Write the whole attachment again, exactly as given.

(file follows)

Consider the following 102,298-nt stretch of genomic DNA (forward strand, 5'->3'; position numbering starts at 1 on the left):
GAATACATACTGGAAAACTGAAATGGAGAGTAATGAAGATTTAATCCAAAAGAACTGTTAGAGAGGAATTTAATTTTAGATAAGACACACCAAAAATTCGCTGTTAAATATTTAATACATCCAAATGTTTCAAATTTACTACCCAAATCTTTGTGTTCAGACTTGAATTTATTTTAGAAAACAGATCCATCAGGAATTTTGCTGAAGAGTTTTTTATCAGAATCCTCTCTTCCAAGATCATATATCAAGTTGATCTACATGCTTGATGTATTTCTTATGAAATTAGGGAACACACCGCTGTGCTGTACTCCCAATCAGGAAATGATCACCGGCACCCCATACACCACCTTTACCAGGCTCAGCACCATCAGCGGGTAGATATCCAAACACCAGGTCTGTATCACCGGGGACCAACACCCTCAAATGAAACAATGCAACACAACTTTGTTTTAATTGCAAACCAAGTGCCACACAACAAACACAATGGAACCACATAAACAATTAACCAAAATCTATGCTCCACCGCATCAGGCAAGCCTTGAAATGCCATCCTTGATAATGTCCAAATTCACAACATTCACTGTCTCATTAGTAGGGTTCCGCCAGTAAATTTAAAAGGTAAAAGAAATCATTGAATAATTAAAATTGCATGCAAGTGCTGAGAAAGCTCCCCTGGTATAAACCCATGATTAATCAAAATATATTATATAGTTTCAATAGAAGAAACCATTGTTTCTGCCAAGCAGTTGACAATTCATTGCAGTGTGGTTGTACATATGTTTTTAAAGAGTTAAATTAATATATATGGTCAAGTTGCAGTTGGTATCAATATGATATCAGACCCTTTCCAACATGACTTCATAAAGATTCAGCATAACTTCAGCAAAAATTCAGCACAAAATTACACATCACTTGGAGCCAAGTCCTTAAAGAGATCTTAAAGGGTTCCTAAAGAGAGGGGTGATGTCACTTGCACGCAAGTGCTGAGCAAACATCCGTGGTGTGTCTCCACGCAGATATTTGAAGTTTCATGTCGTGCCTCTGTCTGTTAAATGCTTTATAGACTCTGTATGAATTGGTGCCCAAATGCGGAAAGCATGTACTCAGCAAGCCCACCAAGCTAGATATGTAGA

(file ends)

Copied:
Consider the following 102,298-nt stretch of genomic DNA (forward strand, 5'->3'; position numbering starts at 1 on the left):
GAATACATACTGGAAAACTGAAATGGAGAGTAATGAAGATTTAATCCAAAAGAACTGTTAGAGAGGAATTTAATTTTAGATAAGACACACCAAAAATTCGCTGTTAAATATTTAATACATCCAAATGTTTCAAATTTACTACCCAAATCTTTGTGTTCAGACTTGAATTTATTTTAGAAAACAGATCCATCAGGAATTTTGCTGAAGAGTTTTTTATCAGAATCCTCTCTTCCAAGATCATATATCAAGTTGATCTACATGCTTGATGTATTTCTTATGAAATTAGGGAACACACCGCTGTGCTGTACTCCCAATCAGGAAATGATCACCGGCACCCCATACACCACCTTTACCAGGCTCAGCACCATCAGCGGGTAGATATCCAAACACCAGGTCTGTATCACCGGGGACCAACACCCTCAAATGAAACAATGCAACACAACTTTGTTTTAATTGCAAACCAAGTGCCACACAACAAACACAATGGAACCACATAAACAATTAACCAAAATCTATGCTCCACCGCATCAGGCAAGCCTTGAAATGCCATCCTTGATAATGTCCAAATTCACAACATTCACTGTCTCATTAGTAGGGTTCCGCCAGTAAATTTAAAAGGTAAAAGAAATCATTGAATAATTAAAATTGCATGCAAGTGCTGAGAAAGCTCCCCTGGTATAAACCCATGATTAATCAAAATATATTATATAGTTTCAATAGAAGAAACCATTGTTTCTGCCAAGCAGTTGACAATTCATTGCAGTGTGGTTGTACATATGTTTTTAAAGAGTTAAATTAATATATATGGTCAAGTTGCAGTTGGTATCAATATGATATCAGACCCTTTCCAACATGACTTCATAAAGATTCAGCATAACTTCAGCAAAAATTCAGCACAAAATTACACATCACTTGGAGCCAAGTCCTTAAAGAGATCTTAAAGGGTTCCTAAAGAGAGGGGTGATGTCACTTGCACGCAAGTGCTGAGCAAACATCCGTGGTGTGTCTCCACGCAGATATTTGAAGTTTCATGTCGTGCCTCTGTCTGTTAAATGCTTTATAGACTCTGTATGAATTGGTGCCCAAATGCGGAAAGCATGTACTCAGCAAGCCCACCAAGCTAGATATGTAGA